Leader of the Opposition Jeremy Corbyn came under heavy criticism yesterday after allegedly calling Prime Implement Theresa May “a spade”. The comment, which nobody appears to have heard, has been universally decried as displaying bigoted attitudes towards all agricultural apparatus around the world.
Mr Corbyn denies allegations that he specifically referred to the spade as a spade, instead insisting that he simply referred to all of the tools in the shed as “tools”, which would of course be completely different. The alleged comment by Mr Corbyn was blasted by a cross party coalition of contraptions. “Spadism in any work place is not acceptable and it is time Jeremy Corbyn left the 1980s behind.” argued Liberal Democrat pitchfork Wera Hobhouse.
Even utensils from Mr Corbyn’s own party were critical, with Labour backbencher Stella Creasy tweeting:
“This is not OK. PMQs is a hotbed of emotions but I hope that Jeremy will accept this kind of behaviour isn’t his normal good nature or what we expect of progressive men #21stcenturycalling.”
However, some gardening utensils offered a contrary narrative, with Tory Desmond Swayne arguing that criticising somebody for “what they might say under their breath” was essentially moving “into the realm of thought crime”, and Labour’s Laura Pidcock decrying the furore, tweeting that the time spent arguing over the alleged spade-calling was “transparently a tactic to divert attention from the Government's shambolic rule. I think most of my constituents, like voters all over the UK, will find this pathetic.”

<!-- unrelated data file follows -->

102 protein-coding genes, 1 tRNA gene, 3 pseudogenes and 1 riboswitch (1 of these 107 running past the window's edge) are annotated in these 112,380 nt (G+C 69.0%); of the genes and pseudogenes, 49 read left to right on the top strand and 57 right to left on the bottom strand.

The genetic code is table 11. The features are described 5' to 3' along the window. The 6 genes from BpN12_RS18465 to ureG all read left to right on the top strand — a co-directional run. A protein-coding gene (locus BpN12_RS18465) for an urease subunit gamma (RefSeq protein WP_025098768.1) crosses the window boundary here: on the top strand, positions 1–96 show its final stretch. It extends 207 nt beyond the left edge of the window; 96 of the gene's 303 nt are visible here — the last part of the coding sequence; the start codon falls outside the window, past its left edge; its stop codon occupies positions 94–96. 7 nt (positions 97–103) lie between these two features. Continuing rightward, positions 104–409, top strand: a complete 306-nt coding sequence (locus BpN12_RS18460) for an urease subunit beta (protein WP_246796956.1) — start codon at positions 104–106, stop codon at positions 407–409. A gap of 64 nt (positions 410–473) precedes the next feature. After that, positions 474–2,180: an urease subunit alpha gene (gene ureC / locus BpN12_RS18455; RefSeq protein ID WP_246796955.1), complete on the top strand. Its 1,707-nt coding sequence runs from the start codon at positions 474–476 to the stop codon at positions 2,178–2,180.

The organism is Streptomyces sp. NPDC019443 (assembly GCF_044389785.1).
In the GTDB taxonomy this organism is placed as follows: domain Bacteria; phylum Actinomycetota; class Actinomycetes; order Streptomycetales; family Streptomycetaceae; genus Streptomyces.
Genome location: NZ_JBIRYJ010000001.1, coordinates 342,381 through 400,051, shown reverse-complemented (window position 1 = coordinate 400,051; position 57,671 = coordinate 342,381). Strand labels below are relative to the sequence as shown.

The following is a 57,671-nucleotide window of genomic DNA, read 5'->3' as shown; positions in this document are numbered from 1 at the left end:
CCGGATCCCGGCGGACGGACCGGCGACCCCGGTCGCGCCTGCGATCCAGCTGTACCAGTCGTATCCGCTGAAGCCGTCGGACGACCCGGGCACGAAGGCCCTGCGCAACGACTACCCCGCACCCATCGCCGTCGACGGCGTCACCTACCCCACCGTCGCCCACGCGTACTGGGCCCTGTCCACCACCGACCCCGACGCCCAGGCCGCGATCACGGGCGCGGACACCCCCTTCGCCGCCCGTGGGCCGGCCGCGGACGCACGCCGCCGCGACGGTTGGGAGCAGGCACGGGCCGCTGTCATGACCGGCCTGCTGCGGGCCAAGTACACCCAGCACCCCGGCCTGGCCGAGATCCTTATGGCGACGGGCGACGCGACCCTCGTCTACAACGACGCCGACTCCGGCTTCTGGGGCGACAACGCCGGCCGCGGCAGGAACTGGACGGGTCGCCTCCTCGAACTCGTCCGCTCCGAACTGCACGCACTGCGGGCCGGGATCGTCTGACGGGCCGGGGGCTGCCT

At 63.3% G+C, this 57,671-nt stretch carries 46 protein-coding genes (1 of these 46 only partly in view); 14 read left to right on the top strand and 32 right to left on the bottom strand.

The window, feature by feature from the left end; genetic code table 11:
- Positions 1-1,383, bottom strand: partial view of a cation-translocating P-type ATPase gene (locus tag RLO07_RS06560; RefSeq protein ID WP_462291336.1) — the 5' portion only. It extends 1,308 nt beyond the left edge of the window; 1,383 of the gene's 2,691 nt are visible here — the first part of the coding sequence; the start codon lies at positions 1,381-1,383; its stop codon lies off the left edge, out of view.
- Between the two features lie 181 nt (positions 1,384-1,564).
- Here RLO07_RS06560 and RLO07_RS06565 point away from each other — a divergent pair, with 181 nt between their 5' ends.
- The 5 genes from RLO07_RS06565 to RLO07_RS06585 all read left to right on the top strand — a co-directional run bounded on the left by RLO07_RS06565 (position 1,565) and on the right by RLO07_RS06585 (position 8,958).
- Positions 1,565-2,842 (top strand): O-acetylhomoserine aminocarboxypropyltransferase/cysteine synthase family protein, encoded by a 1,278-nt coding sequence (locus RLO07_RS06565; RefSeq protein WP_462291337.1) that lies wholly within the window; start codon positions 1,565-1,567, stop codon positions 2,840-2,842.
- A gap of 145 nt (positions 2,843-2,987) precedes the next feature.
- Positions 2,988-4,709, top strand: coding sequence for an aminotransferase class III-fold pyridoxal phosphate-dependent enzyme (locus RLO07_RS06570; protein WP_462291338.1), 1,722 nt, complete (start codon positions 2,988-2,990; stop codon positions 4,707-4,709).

Speaker of the Shed John Bercow, himself is under criticism for allegedly calling Shed Leader and fellow spade Andrea Leadsom a spade earlier this year (an offence for which he has reportedly still not apologised) called in professional lipspeakers to assess whether Mr Corbyn did in fact use the word “spade”. However, they could not be 100% certain. “
Everybody agrees that it would be completely unacceptable to call a spade a spade,” said Mr Bercow, “But as nobody can be 100% certain that’s what he did, we should all take the word of the right honourable member”. As a dedicated allotmenteer, Mr Corbyn is thought to be something of an expert on garden implements, and should be well equipped to identify spades, rakes, and hoes.
However, the possibility that he would use these words on occasions where they are entirely accurate descriptors is certainly troubling, and we must hope that if he did in fact use the word “spade”, he has now learned his lesson. Thank goodness we can take time out from petty squabbles over insignificant issues like the potential economic apocalypse anticipated by all studies upon leaving the EU, to address important matters such as spades being referred to as such.
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